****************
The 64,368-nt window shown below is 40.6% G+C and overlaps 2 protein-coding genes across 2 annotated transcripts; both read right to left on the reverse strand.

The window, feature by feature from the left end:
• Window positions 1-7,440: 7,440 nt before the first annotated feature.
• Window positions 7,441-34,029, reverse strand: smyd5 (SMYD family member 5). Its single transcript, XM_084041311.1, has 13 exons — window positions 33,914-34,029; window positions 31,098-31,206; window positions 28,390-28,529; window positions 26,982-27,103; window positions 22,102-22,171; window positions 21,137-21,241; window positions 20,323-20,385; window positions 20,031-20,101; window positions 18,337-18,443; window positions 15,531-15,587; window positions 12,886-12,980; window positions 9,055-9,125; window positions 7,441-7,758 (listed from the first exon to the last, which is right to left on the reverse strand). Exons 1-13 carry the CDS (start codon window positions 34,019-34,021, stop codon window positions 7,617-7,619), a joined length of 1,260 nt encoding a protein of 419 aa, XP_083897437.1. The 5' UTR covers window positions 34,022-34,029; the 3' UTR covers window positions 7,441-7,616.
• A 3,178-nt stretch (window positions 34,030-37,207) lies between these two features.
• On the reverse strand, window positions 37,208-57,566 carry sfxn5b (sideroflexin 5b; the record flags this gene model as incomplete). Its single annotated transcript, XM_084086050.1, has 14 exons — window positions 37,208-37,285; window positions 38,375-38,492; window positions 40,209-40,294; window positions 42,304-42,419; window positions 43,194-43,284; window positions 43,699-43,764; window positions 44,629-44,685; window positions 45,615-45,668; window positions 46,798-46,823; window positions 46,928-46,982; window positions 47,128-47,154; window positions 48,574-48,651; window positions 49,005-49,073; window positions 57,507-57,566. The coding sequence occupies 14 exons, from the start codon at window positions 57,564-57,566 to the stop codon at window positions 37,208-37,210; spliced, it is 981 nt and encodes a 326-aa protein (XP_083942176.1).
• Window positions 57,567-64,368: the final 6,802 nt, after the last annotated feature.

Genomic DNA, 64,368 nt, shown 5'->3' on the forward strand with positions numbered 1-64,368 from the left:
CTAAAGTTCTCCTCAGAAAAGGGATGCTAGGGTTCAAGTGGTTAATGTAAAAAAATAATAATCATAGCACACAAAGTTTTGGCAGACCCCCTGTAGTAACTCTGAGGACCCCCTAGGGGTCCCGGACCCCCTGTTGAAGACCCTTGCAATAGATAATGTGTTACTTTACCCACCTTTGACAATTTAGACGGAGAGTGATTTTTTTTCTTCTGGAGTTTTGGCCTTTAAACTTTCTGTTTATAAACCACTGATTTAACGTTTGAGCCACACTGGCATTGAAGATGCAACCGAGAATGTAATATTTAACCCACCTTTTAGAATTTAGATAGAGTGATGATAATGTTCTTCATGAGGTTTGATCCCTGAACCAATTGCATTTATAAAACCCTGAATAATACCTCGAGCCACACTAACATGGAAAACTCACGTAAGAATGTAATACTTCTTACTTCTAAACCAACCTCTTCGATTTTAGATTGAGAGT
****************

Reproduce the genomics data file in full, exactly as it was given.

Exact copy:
The 64,368-nt window shown below is 40.6% G+C and overlaps 2 protein-coding genes across 2 annotated transcripts; both read right to left on the reverse strand.

The window, feature by feature from the left end:
• Window positions 1-7,440: 7,440 nt before the first annotated feature.
• Window positions 7,441-34,029, reverse strand: smyd5 (SMYD family member 5). Its single transcript, XM_084041311.1, has 13 exons — window positions 33,914-34,029; window positions 31,098-31,206; window positions 28,390-28,529; window positions 26,982-27,103; window positions 22,102-22,171; window positions 21,137-21,241; window positions 20,323-20,385; window positions 20,031-20,101; window positions 18,337-18,443; window positions 15,531-15,587; window positions 12,886-12,980; window positions 9,055-9,125; window positions 7,441-7,758 (listed from the first exon to the last, which is right to left on the reverse strand). Exons 1-13 carry the CDS (start codon window positions 34,019-34,021, stop codon window positions 7,617-7,619), a joined length of 1,260 nt encoding a protein of 419 aa, XP_083897437.1. The 5' UTR covers window positions 34,022-34,029; the 3' UTR covers window positions 7,441-7,616.
• A 3,178-nt stretch (window positions 34,030-37,207) lies between these two features.
• On the reverse strand, window positions 37,208-57,566 carry sfxn5b (sideroflexin 5b; the record flags this gene model as incomplete). Its single annotated transcript, XM_084086050.1, has 14 exons — window positions 37,208-37,285; window positions 38,375-38,492; window positions 40,209-40,294; window positions 42,304-42,419; window positions 43,194-43,284; window positions 43,699-43,764; window positions 44,629-44,685; window positions 45,615-45,668; window positions 46,798-46,823; window positions 46,928-46,982; window positions 47,128-47,154; window positions 48,574-48,651; window positions 49,005-49,073; window positions 57,507-57,566. The coding sequence occupies 14 exons, from the start codon at window positions 57,564-57,566 to the stop codon at window positions 37,208-37,210; spliced, it is 981 nt and encodes a 326-aa protein (XP_083942176.1).
• Window positions 57,567-64,368: the final 6,802 nt, after the last annotated feature.

Genomic DNA, 64,368 nt, shown 5'->3' on the forward strand with positions numbered 1-64,368 from the left:
CTAAAGTTCTCCTCAGAAAAGGGATGCTAGGGTTCAAGTGGTTAATGTAAAAAAATAATAATCATAGCACACAAAGTTTTGGCAGACCCCCTGTAGTAACTCTGAGGACCCCCTAGGGGTCCCGGACCCCCTGTTGAAGACCCTTGCAATAGATAATGTGTTACTTTACCCACCTTTGACAATTTAGACGGAGAGTGATTTTTTTTCTTCTGGAGTTTTGGCCTTTAAACTTTCTGTTTATAAACCACTGATTTAACGTTTGAGCCACACTGGCATTGAAGATGCAACCGAGAATGTAATATTTAACCCACCTTTTAGAATTTAGATAGAGTGATGATAATGTTCTTCATGAGGTTTGATCCCTGAACCAATTGCATTTATAAAACCCTGAATAATACCTCGAGCCACACTAACATGGAAAACTCACGTAAGAATGTAATACTTCTTACTTCTAAACCAACCTCTTCGATTTTAGATTGAGAGT